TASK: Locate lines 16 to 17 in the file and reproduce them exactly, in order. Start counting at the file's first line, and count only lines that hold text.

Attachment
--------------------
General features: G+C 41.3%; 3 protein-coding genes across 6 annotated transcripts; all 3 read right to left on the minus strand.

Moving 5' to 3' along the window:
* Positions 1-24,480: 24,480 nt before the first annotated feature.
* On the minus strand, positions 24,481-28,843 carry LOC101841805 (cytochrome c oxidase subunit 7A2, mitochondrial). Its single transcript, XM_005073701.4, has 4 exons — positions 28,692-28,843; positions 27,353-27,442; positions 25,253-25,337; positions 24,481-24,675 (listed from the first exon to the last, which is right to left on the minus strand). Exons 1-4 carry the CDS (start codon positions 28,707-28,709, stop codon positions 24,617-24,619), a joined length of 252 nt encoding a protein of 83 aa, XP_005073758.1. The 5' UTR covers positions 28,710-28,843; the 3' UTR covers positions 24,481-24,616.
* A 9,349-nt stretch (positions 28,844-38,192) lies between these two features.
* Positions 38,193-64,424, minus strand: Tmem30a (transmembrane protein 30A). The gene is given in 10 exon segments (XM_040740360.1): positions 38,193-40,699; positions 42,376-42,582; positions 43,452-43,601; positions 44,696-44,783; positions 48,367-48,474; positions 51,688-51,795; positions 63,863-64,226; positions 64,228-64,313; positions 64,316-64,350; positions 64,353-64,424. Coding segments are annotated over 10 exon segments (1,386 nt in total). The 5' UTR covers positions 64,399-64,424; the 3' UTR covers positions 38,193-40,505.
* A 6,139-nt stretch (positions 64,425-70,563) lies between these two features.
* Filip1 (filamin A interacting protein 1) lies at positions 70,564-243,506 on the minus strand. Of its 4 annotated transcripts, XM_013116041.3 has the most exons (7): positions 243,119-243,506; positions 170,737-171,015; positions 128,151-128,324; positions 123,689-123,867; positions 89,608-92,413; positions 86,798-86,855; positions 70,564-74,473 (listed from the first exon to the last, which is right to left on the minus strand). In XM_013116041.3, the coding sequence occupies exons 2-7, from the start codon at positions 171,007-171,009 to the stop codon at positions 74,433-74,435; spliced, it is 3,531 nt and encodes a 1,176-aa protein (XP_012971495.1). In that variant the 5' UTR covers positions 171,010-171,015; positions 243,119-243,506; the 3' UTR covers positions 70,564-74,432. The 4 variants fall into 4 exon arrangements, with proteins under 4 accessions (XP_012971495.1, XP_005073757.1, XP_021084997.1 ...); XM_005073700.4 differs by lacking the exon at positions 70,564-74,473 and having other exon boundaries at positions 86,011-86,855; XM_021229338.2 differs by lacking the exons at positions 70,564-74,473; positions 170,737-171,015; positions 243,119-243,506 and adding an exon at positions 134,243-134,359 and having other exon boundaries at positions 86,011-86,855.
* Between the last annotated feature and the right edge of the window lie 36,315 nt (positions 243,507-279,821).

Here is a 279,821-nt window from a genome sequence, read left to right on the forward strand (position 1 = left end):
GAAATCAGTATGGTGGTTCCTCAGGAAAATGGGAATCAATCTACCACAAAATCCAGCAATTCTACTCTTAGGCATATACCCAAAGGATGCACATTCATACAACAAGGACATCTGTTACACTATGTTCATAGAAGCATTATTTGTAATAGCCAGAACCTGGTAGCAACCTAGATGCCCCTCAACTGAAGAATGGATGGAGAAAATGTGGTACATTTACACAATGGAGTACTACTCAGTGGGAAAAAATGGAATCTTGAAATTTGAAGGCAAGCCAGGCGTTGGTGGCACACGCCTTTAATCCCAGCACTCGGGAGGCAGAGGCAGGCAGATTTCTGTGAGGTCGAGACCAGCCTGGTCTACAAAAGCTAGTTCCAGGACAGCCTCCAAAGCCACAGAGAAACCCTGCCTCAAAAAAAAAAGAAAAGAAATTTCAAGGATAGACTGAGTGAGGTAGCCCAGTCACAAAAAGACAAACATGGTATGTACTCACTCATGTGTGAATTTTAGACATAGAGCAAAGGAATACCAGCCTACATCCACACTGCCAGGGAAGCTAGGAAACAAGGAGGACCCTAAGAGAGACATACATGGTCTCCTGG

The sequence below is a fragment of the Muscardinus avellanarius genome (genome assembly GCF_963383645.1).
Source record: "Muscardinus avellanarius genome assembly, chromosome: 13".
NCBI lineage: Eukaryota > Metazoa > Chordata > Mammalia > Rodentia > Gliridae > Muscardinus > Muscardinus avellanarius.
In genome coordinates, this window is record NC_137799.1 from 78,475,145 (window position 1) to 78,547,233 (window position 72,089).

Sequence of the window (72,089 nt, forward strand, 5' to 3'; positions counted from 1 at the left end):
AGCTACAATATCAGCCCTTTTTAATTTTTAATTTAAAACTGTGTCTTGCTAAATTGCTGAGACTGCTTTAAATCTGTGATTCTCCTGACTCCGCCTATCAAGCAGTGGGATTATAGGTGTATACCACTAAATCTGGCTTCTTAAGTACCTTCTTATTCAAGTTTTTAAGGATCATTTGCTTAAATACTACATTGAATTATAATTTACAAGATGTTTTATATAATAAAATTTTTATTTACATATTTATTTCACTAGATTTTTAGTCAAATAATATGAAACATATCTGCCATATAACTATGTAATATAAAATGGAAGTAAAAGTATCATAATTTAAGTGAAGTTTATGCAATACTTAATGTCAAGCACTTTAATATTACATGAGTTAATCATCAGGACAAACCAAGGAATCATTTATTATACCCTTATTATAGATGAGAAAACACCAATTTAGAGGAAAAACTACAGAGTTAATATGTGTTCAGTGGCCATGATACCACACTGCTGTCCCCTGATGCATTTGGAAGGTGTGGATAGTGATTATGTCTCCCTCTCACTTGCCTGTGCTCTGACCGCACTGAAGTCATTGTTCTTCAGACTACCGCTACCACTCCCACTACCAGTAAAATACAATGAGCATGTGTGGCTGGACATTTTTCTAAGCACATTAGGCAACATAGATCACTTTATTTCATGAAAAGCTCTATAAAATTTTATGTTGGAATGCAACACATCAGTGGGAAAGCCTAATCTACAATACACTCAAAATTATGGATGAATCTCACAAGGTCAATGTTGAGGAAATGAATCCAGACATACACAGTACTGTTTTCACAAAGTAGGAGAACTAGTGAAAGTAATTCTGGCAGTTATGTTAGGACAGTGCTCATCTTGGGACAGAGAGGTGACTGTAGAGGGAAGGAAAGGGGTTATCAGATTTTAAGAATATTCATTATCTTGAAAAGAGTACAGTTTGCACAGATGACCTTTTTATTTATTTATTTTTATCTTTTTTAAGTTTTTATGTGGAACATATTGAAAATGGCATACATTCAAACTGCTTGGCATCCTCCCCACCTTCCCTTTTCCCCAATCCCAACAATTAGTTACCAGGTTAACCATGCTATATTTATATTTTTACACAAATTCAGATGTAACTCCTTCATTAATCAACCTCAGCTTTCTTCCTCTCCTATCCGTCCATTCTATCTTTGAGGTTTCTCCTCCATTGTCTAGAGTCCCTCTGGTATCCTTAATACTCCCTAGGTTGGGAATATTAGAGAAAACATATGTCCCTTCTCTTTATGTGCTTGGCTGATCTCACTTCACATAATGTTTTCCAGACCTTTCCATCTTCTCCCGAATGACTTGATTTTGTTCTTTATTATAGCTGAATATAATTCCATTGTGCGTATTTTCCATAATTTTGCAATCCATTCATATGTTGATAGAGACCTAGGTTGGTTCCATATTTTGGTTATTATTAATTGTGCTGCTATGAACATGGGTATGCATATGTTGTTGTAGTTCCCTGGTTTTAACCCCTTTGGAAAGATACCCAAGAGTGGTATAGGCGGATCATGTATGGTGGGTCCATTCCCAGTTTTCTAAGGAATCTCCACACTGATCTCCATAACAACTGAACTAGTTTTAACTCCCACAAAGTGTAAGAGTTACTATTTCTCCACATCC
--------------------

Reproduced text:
Sequence of the window (72,089 nt, forward strand, 5' to 3'; positions counted from 1 at the left end):
AGCTACAATATCAGCCCTTTTTAATTTTTAATTTAAAACTGTGTCTTGCTAAATTGCTGAGACTGCTTTAAATCTGTGATTCTCCTGACTCCGCCTATCAAGCAGTGGGATTATAGGTGTATACCACTAAATCTGGCTTCTTAAGTACCTTCTTATTCAAGTTTTTAAGGATCATTTGCTTAAATACTACATTGAATTATAATTTACAAGATGTTTTATATAATAAAATTTTTATTTACATATTTATTTCACTAGATTTTTAGTCAAATAATATGAAACATATCTGCCATATAACTATGTAATATAAAATGGAAGTAAAAGTATCATAATTTAAGTGAAGTTTATGCAATACTTAATGTCAAGCACTTTAATATTACATGAGTTAATCATCAGGACAAACCAAGGAATCATTTATTATACCCTTATTATAGATGAGAAAACACCAATTTAGAGGAAAAACTACAGAGTTAATATGTGTTCAGTGGCCATGATACCACACTGCTGTCCCCTGATGCATTTGGAAGGTGTGGATAGTGATTATGTCTCCCTCTCACTTGCCTGTGCTCTGACCGCACTGAAGTCATTGTTCTTCAGACTACCGCTACCACTCCCACTACCAGTAAAATACAATGAGCATGTGTGGCTGGACATTTTTCTAAGCACATTAGGCAACATAGATCACTTTATTTCATGAAAAGCTCTATAAAATTTTATGTTGGAATGCAACACATCAGTGGGAAAGCCTAATCTACAATACACTCAAAATTATGGATGAATCTCACAAGGTCAATGTTGAGGAAATGAATCCAGACATACACAGTACTGTTTTCACAAAGTAGGAGAACTAGTGAAAGTAATTCTGGCAGTTATGTTAGGACAGTGCTCATCTTGGGACAGAGAGGTGACTGTAGAGGGAAGGAAAGGGGTTATCAGATTTTAAGAATATTCATTATCTTGAAAAGAGTACAGTTTGCACAGATGACCTTTTTATTTATTTATTTTTATCTTTTTTAAGTTTTTATGTGGAACATATTGAAAATGGCATACATTCAAACTGCTTGGCATCCTCCCCACCTTCCCTTTTCCCCAATCCCAACAATTAGTTACCAGGTTAACCATGCTATATTTATATTTTTACACAAATTCAGATGTAACTCCTTCATTAATCAACCTCAGCTTTCTTCCTCTCCTATCCGTCCATTCTATCTTTGAGGTTTCTCCTCCATTGTCTAGAGTCCCTCTGGTATCCTTAATACTCCCTAGGTTGGGAATATTAGAGAAAACATATGTCCCTTCTCTTTATGTGCTTGGCTGATCTCACTTCACATAATGTTTTCCAGACCTTTCCATCTTCTCCCGAATGACTTGATTTTGTTCTTTATTATAGCTGAATATAATTCCATTGTGCGTATTTTCCATAATTTTGCAATCCATTCATATGTTGATAGAGACCTAGGTTGGTTCCATATTTTGGTTATTATTAATTGTGCTGCTATGAACATGGGTATGCATATGTTGTTGTAGTTCCCTGGTTTTAACCCCTTTGGAAAGATACCCAAGAGTGGTATAGGCGGATCATGTATGGTGGGTCCATTCCCAGTTTTCTAAGGAATCTCCACACTGATCTCCATAACAACTGAACTAGTTTTAACTCCCACAAAGTGTAAGAGTTACTATTTCTCCACATCC